Paper No. 11
Presentation Time: 11:00 AM


BACHAN, Aviv, Department of Geosciences, The Pennsylvania State University, 510 Deike Building, University Park, PA 16802 and PAYNE, Jonathan L., Department of Geological Sciences, Stanford University, 450 Serra Mall, Building 320, Stanford, CA 94305,

The end-Triassic mass extinction is associated with a short-lived negative excursion in δ13C of carbonate rocks and organic matter, followed by a more protracted positive δ13C excursion. Previous modeling efforts have focused on the negative δ13C excursion, but the positive δ13C excursion has not been dealt with quantitatively. Moreover, up to now no attempts have been made to address the likely behavior of other isotope systems (δ34S, δ44Ca) across the boundary.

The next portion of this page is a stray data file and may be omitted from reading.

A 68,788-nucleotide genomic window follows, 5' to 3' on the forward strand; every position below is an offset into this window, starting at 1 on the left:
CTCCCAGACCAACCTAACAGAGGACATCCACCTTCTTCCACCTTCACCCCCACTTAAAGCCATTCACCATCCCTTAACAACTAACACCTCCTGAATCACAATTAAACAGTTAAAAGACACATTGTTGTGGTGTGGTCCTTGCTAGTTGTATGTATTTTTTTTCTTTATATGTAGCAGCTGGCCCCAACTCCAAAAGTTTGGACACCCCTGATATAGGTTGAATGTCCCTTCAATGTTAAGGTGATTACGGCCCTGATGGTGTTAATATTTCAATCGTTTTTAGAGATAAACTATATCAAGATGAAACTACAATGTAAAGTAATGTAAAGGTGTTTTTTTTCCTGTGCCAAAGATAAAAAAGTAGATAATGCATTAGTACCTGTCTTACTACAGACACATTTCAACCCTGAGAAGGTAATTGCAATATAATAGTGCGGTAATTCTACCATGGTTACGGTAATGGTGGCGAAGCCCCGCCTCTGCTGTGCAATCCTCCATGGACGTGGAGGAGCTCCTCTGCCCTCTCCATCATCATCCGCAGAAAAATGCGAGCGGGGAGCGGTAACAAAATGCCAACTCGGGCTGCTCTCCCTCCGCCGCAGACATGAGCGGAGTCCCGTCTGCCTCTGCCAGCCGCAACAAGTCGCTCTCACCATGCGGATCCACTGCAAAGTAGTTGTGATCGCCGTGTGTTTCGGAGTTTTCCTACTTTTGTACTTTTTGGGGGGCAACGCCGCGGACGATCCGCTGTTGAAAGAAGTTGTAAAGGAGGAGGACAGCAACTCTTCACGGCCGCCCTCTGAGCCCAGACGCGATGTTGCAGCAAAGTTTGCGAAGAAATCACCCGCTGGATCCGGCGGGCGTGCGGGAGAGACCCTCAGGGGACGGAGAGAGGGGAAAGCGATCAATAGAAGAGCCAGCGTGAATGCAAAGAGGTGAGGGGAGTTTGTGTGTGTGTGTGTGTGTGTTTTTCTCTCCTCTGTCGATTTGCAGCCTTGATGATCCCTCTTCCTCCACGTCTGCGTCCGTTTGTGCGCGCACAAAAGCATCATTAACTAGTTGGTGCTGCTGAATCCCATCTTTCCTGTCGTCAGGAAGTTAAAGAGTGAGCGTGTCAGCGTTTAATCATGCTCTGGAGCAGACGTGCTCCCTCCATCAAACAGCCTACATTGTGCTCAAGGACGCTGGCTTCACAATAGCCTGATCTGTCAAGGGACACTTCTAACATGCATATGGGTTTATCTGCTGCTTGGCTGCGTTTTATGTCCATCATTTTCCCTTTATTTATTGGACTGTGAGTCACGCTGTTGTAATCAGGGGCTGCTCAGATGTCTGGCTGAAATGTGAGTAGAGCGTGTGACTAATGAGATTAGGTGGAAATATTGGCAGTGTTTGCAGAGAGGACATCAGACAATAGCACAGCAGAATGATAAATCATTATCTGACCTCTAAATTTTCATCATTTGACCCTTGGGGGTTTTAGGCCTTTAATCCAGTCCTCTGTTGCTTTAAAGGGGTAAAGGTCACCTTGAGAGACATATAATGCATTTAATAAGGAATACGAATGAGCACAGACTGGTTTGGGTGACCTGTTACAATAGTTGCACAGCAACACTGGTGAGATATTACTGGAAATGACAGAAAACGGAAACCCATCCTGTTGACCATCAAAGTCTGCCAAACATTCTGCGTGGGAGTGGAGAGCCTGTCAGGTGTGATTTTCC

Here we utilize a multi-element box model (CCaPS: carbon, calcium, phosphate, and sulfate) to explore the fit between hypothesized scenarios for perturbations to the global carbon cycle and observed isotope proxy data. We perturb the model with carbon inputs representing pulses of carbon from volcanic and sedimentary reservoirs. We find that on the most isotopically depleted end (e.g. methane), the amount of carbon required to match the magnitude of the negative excursion in δ13C is insufficient to produce the subsequent positive δ13C excursion, except under the most extreme parameterizations of C:P burial ratios. Rapid release of a larger amount of more isotopically enriched carbon (coal, volcanic) replicates both the negative and positive excursions within more plausible parameterizations of C:P burial ratios. Under all model scenarios, the elevated burial of organic carbon leading to the positive δ13C excursion is associated with increased burial of sulfide, causing a coincident positive excursion in δ34S of seawater sulfate. Under the scenario most similar to observed data, the model further predicts a rapid and temporary increase in pCO2 coincident with the volatile release, as well as a temporary decrease in carbonate saturation. The decline in carbonate saturation is predicted to be associated with a negative excursion in δ44Ca, whose magnitude is dependent on model parameterization. The release of volatiles during the emplacement of the Central Atlantic Magmatic Province is widely hypothesized as the driver of the environmental perturbation. The CCaPS model suggests that carbon release can account for existing isotope data, and provides additional constraints on changes in ocean chemistry which may have accompanied the biotic catastrophe.